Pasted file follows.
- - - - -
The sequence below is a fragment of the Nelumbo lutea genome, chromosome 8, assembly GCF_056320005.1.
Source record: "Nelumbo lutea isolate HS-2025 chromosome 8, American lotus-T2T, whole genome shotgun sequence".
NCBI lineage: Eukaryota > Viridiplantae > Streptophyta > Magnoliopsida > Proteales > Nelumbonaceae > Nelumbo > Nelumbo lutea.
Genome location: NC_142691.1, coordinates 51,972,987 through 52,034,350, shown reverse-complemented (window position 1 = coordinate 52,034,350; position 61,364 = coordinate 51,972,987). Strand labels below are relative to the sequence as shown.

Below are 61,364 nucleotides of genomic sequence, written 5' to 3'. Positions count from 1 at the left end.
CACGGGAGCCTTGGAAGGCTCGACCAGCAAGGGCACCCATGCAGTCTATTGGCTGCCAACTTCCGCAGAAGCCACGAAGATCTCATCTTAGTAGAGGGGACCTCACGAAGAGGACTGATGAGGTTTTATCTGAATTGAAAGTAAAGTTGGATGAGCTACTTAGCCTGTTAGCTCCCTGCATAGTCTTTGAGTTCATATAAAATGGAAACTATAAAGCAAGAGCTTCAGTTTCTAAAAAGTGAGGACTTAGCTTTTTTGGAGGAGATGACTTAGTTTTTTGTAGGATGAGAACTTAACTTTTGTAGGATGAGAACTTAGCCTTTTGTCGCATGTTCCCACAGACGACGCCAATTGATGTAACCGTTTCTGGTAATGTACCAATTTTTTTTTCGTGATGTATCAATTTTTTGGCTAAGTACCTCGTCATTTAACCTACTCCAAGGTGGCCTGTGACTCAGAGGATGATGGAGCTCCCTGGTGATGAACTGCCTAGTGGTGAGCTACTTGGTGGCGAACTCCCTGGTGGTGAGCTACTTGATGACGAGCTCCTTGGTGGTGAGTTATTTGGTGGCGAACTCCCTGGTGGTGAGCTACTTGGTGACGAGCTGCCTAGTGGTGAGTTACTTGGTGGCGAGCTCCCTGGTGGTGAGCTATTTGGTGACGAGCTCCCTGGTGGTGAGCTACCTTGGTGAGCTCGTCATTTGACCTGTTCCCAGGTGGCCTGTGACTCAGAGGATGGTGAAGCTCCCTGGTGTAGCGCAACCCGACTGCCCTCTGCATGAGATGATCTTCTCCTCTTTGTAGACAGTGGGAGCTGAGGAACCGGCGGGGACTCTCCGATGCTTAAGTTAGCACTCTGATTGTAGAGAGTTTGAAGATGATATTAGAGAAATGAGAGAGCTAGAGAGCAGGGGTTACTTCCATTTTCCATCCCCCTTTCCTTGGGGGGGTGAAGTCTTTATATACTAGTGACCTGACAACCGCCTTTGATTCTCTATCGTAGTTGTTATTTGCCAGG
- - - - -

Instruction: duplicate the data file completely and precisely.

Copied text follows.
The sequence below is a fragment of the Nelumbo lutea genome, chromosome 8, assembly GCF_056320005.1.
Source record: "Nelumbo lutea isolate HS-2025 chromosome 8, American lotus-T2T, whole genome shotgun sequence".
NCBI lineage: Eukaryota > Viridiplantae > Streptophyta > Magnoliopsida > Proteales > Nelumbonaceae > Nelumbo > Nelumbo lutea.
Genome location: NC_142691.1, coordinates 51,972,987 through 52,034,350, shown reverse-complemented (window position 1 = coordinate 52,034,350; position 61,364 = coordinate 51,972,987). Strand labels below are relative to the sequence as shown.

Below are 61,364 nucleotides of genomic sequence, written 5' to 3'. Positions count from 1 at the left end.
CACGGGAGCCTTGGAAGGCTCGACCAGCAAGGGCACCCATGCAGTCTATTGGCTGCCAACTTCCGCAGAAGCCACGAAGATCTCATCTTAGTAGAGGGGACCTCACGAAGAGGACTGATGAGGTTTTATCTGAATTGAAAGTAAAGTTGGATGAGCTACTTAGCCTGTTAGCTCCCTGCATAGTCTTTGAGTTCATATAAAATGGAAACTATAAAGCAAGAGCTTCAGTTTCTAAAAAGTGAGGACTTAGCTTTTTTGGAGGAGATGACTTAGTTTTTTGTAGGATGAGAACTTAACTTTTGTAGGATGAGAACTTAGCCTTTTGTCGCATGTTCCCACAGACGACGCCAATTGATGTAACCGTTTCTGGTAATGTACCAATTTTTTTTTCGTGATGTATCAATTTTTTGGCTAAGTACCTCGTCATTTAACCTACTCCAAGGTGGCCTGTGACTCAGAGGATGATGGAGCTCCCTGGTGATGAACTGCCTAGTGGTGAGCTACTTGGTGGCGAACTCCCTGGTGGTGAGCTACTTGATGACGAGCTCCTTGGTGGTGAGTTATTTGGTGGCGAACTCCCTGGTGGTGAGCTACTTGGTGACGAGCTGCCTAGTGGTGAGTTACTTGGTGGCGAGCTCCCTGGTGGTGAGCTATTTGGTGACGAGCTCCCTGGTGGTGAGCTACCTTGGTGAGCTCGTCATTTGACCTGTTCCCAGGTGGCCTGTGACTCAGAGGATGGTGAAGCTCCCTGGTGTAGCGCAACCCGACTGCCCTCTGCATGAGATGATCTTCTCCTCTTTGTAGACAGTGGGAGCTGAGGAACCGGCGGGGACTCTCCGATGCTTAAGTTAGCACTCTGATTGTAGAGAGTTTGAAGATGATATTAGAGAAATGAGAGAGCTAGAGAGCAGGGGTTACTTCCATTTTCCATCCCCCTTTCCTTGGGGGGGTGAAGTCTTTATATACTAGTGACCTGACAACCGCCTTTGATTCTCTATCGTAGTTGTTATTTGCCAGG